Ellison left Matilda with her dinner. His dinner. All three of them. Afterwards, she would check in on the mercenaries they’d hired to watch the newspaper, just in case the Nightingale showed up. Then she’d go and recruit some assassins, starting with a couple of people they knew from a previous job for the Paladins of Death. The trick was to make sure that word didn’t get out that they were having Benjamin Goldberg and Griffin the Squint followed. If anyone knew how to keep people from talking, it was Matilda. Even the assassins were afraid of her.
The Barley Mow Inn was conveniently located. The central post office was across the street and a block down, where Leadenhall met Banking Street. He turned right on Banking and the central square was just a block ahead, along with city hall and the King’s Arms. He considered stopping in at the King’s Arm’s for dinner as he walked past, but he could see by looking in through the front window that the place was packed.
The central plaza was packed too, mostly with tourists, but he could see the faint blue glow of the main gate at the far end. He’d be on FacePage soon enough and all thoughts of work were replaced by the taste of friend potatoes. He was deciding between spicy curly fries and potato soup when he felt someone bump into him from behind. He stepped to the side to get out of the way in case the stranger behind him was going to kill him, or throw up on him. On Krim, it could easily go either way. He didn’t recognize the man who pushed him, who was now shaking a fist in Ellison’s face.
“We don’t want your kind around here,” the man said. It looked like he was wearing a noob fighter outfit, but Ellison didn’t focus on the man’s appearance. That was too easy to change. His aura, though. That was something Ellison wouldn’t forget.
“What kind is that?” Ellison raised his hands and backed away. The fighter leaned in towards Ellison and glowered and before he could say anything else, he was pulled into the dark, narrow alley behind the King’s Arms.
“The kind who’s about to die a slow, painful death.”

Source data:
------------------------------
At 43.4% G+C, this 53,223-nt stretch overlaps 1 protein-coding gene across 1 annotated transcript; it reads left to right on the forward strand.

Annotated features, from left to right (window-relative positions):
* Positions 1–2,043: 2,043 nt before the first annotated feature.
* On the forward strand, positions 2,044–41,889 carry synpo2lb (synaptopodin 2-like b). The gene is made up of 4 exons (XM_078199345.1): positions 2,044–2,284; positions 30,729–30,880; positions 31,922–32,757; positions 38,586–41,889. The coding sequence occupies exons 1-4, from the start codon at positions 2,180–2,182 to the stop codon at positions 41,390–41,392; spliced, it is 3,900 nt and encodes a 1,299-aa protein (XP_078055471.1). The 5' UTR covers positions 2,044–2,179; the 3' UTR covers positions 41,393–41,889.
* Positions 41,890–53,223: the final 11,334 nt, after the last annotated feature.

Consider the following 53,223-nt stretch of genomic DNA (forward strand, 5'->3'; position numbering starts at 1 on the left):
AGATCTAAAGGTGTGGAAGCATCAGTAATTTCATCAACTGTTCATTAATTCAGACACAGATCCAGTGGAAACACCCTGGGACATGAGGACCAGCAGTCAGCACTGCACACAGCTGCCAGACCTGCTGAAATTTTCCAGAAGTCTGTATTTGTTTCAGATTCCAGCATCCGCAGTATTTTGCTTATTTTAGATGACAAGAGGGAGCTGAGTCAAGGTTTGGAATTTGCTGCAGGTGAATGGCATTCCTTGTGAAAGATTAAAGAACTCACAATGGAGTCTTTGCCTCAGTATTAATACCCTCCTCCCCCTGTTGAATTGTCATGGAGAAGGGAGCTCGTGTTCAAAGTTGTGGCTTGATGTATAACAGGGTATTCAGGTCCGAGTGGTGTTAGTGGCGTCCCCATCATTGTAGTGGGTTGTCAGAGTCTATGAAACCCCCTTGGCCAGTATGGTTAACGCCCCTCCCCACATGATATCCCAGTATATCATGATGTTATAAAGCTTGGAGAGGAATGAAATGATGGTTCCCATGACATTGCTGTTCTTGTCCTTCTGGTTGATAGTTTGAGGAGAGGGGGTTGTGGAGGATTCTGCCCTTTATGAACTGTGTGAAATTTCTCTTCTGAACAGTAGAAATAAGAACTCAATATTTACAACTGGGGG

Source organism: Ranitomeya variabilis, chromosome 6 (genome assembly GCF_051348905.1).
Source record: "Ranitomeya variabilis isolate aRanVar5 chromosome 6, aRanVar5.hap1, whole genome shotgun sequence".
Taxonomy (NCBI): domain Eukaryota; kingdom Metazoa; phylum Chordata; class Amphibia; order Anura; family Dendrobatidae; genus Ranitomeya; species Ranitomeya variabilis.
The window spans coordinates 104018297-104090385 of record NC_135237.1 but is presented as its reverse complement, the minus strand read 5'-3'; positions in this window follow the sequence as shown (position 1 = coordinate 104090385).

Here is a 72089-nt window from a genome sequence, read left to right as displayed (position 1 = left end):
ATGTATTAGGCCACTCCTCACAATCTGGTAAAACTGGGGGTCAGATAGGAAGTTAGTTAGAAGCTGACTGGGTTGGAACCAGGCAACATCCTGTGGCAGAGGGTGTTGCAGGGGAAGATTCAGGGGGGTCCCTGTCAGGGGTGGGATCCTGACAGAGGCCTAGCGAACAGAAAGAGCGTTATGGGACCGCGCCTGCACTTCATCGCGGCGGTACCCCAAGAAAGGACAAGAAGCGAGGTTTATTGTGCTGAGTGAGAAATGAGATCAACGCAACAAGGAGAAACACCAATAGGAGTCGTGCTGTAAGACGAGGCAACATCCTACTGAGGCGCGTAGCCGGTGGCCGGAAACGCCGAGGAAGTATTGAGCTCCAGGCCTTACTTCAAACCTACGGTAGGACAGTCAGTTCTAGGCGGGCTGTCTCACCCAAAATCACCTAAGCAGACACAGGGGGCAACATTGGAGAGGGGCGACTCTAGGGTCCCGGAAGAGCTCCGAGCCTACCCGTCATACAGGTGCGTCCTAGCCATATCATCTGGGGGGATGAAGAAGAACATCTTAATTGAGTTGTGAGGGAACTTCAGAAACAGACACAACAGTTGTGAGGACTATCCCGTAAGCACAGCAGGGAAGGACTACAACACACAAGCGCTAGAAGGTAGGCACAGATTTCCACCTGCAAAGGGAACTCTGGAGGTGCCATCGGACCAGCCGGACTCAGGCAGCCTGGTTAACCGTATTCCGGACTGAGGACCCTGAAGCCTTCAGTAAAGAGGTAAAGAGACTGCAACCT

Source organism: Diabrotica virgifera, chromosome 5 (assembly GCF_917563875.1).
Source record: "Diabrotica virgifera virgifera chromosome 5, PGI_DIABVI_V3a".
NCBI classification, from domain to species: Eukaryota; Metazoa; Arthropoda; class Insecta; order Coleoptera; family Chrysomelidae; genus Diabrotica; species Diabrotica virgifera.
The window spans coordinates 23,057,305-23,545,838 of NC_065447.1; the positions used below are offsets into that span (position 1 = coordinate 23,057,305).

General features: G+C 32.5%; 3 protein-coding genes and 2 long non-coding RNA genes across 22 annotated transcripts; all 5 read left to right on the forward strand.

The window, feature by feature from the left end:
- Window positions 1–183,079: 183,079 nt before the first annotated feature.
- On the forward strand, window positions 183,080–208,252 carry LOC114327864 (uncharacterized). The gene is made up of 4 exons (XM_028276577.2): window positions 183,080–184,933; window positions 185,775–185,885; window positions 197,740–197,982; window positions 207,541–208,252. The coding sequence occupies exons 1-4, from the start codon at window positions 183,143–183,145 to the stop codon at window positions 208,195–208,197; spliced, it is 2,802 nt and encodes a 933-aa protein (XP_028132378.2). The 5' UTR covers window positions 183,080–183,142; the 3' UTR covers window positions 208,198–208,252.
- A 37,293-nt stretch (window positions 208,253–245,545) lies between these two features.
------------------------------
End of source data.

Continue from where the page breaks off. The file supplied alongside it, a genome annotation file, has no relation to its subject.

Ellison felt the cold edge of a knife at his throat as the second attacker pulled him deeper into the alley.
“We want you to leave Krim and never come back. We’ll know if you try, even if get a different avatar. We’ve got people in grid admin.”
Ellison didn’t believe him. Anyway, wearing a different avatar wasn’t an option, since his clients wouldn’t be able to find him if he did that.
“Oy! Working here!”
The three of them turned to find a mugger holding a dagger on a tourist.
“Sorry, Midge,” said the second attacker. “Didn’t see you there.”
“Please save me!” the tourist squeaked. He was holding a hand tight around his upper arm, blood seeping between his fingers. “This really hurts. It hurts so much.”
“It’s just a scratch,” said Midge. “Now give me all your gold.”
“We’re just passing through,” said Ellison’s first attacker.
Midge squeezed up against his victim to let the three of them past. “Next time, pick your own alley,” he said. “Everyone knows this one’s mine.”
“You’re right, I should have remembered that,” said the second attacker. “I’ll keep that in mind next time.”
“The one across the way, by the yarn store, is usually empty,” Midge called after them. “Now, where were we?”
“I don’t have any gold,” said the tourist.
“I could hear you jangling,” said Midge. The tourist screamed and Ellison involuntarily glanced back. Midge had sliced the tourist’s breastplate off. The default armor that the tourists liked had little benefit for close-in fighting.
“Did you hear how that noob was squealing?” one of the attackers growled into Ellison’s ear. “You’re going to be screaming ten times as loud. And this is Krim. Nobody’s going to come help you.”
“You don’t have to tell me,” said Ellison. “I’ve been killed on Krim before.”
“Well, this time it’s going to be worse,” said the attacker.
“Really?” asked Ellison. “I was tortured by the Armforge Guild once. Can you do better?”
The attackers looked at each other.
“Maybe if we had some tools,” one of them said.
“I’ve got an idea,” said the other, and dragged Ellison around the corner. They were behind the King’s Arms now. “I bet there are all kind of things in their kitchen. Boiling oil, hot pokers, those kind of things.”
“You think they’ll just let you walk in there and take them?” said the first attacker.
“I’m just going to borrow them for a little while.”
“During dinner rush?”
They were near the back door when it opened and an assistant cook came out with a bucket of scraps and opened the lid on the trash chute next to the rear entrance. Then he glanced up and saw the attackers in the shadows and shrieked. The second attacker was closest and got a bucket of scraps in his face. He roared and chased the cook into the tavern.
Ellison took the opportunity to jump into the open chute. He’d had to do this before and had the technique down. His cloak ripped where the other attacker was holding on to him, then he was free and diving head first down the narrow stone-lined shaft.
The attacker caught his foot and Ellison’s forward motion stopped with his head and upper body hanging down but his legs still up and outside the chute. He jacknifed and pushed against the wall. It was slippery and there was nothing to grab onto but the push gave him just enough extra momentum. At the same time, he kicked out with his feet and he was free.
The stone walls were covered with slime and rotting remains of years’ worth of kitchen garbage. Ellison held his arms wrapped tightly against himself as he fell into the dark. If he flailed, there was a good chance he might rip an arm off in the descent.